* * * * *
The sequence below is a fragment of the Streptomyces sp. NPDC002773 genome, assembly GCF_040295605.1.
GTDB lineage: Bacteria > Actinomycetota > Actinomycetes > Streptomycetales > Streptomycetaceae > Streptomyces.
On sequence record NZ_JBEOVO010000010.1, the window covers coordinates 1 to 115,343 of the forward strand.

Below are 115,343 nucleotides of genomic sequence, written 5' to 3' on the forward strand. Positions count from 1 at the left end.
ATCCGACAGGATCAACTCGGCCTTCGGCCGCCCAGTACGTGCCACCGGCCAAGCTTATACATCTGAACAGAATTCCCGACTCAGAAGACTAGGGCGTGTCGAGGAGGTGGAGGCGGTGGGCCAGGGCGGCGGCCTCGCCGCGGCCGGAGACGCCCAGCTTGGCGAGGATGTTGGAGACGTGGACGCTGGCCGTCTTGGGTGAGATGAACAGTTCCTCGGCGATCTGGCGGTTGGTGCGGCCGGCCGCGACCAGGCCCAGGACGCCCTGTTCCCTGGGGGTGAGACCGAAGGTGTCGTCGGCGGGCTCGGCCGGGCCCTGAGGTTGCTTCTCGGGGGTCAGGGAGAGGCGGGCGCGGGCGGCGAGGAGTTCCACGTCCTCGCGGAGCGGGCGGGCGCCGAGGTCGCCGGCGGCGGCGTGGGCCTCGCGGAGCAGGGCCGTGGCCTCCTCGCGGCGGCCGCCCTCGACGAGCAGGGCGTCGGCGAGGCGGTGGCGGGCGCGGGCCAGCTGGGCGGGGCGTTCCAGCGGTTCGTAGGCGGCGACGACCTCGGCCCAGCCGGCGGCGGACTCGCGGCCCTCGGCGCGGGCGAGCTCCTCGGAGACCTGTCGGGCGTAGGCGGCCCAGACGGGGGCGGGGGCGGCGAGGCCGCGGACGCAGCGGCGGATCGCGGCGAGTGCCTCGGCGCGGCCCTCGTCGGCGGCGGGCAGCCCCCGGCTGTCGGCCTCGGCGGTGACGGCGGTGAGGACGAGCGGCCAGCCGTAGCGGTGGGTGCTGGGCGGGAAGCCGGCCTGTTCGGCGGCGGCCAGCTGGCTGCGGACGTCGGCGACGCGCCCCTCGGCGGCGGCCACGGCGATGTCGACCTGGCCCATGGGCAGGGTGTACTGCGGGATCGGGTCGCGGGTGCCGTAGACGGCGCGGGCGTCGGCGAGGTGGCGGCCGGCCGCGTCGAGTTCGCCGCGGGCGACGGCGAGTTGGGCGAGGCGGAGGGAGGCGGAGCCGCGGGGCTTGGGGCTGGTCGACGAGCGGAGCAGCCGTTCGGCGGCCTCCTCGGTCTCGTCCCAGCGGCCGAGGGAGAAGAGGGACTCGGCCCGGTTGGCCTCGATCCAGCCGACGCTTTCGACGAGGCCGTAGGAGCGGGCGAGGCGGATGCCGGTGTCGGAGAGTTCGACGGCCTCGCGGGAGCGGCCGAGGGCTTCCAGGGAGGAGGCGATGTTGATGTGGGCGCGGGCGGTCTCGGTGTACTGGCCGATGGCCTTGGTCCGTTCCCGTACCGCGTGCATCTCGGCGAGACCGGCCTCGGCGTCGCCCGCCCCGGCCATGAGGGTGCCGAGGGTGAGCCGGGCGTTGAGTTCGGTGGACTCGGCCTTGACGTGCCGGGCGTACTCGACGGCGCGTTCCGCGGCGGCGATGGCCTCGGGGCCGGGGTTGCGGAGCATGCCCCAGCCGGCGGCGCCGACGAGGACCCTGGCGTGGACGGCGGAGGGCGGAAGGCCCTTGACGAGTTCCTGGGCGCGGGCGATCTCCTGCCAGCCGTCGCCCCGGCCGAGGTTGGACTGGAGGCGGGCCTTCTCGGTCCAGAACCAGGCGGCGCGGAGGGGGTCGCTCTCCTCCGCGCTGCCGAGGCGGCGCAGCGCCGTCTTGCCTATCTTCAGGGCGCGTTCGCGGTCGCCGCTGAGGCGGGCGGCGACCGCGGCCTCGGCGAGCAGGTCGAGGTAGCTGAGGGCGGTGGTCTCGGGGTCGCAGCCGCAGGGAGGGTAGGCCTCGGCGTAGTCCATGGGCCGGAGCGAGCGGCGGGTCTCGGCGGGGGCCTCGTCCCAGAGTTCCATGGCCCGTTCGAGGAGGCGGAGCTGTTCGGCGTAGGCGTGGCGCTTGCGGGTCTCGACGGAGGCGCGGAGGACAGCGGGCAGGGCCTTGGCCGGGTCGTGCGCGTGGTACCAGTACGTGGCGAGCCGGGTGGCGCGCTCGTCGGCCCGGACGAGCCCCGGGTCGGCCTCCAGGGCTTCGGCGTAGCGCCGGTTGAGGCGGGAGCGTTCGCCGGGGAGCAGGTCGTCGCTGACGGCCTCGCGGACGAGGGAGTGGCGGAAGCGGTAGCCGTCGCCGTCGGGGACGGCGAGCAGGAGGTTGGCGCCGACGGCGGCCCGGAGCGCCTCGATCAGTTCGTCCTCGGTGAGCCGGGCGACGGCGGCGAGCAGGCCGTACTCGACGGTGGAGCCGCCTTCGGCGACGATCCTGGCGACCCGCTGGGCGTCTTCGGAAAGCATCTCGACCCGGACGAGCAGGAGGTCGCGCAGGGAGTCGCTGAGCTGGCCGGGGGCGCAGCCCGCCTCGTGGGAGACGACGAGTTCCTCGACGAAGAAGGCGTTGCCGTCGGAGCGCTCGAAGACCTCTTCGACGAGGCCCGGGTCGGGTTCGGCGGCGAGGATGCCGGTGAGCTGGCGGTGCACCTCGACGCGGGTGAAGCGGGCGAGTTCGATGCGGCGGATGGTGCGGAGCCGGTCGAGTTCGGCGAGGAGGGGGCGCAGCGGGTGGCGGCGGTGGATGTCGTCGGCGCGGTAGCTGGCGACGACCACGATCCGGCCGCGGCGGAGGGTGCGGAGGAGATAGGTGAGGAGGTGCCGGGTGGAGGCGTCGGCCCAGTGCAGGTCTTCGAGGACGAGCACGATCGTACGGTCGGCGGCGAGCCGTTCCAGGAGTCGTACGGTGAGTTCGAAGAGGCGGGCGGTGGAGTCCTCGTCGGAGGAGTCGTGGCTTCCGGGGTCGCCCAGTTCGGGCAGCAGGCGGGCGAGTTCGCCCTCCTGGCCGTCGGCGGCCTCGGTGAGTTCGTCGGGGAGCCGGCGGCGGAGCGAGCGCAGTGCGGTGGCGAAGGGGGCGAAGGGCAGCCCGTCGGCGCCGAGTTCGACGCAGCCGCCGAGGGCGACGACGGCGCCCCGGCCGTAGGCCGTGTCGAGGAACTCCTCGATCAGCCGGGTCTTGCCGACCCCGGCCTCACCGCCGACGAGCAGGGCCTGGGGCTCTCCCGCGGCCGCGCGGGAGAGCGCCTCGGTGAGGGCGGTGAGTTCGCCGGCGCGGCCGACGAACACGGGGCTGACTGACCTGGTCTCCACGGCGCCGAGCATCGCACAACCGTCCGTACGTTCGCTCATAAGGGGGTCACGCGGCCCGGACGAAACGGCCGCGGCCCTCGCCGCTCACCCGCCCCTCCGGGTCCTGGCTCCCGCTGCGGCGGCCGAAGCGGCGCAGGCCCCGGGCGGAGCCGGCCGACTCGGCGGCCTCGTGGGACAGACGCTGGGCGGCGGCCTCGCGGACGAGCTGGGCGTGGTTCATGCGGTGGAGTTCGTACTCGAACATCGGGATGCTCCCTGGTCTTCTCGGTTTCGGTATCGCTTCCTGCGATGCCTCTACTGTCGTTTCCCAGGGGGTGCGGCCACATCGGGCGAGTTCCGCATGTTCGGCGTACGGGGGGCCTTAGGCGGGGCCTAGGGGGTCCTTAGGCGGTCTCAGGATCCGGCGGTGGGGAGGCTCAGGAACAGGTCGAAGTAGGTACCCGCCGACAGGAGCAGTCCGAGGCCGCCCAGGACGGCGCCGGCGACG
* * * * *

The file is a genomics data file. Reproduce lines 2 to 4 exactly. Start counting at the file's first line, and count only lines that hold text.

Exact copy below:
GTDB lineage: Bacteria > Actinomycetota > Actinomycetes > Streptomycetales > Streptomycetaceae > Streptomyces.
On sequence record NZ_JBEOVO010000010.1, the window covers coordinates 1 to 115,343 of the forward strand.

Below are 115,343 nucleotides of genomic sequence, written 5' to 3' on the forward strand. Positions count from 1 at the left end.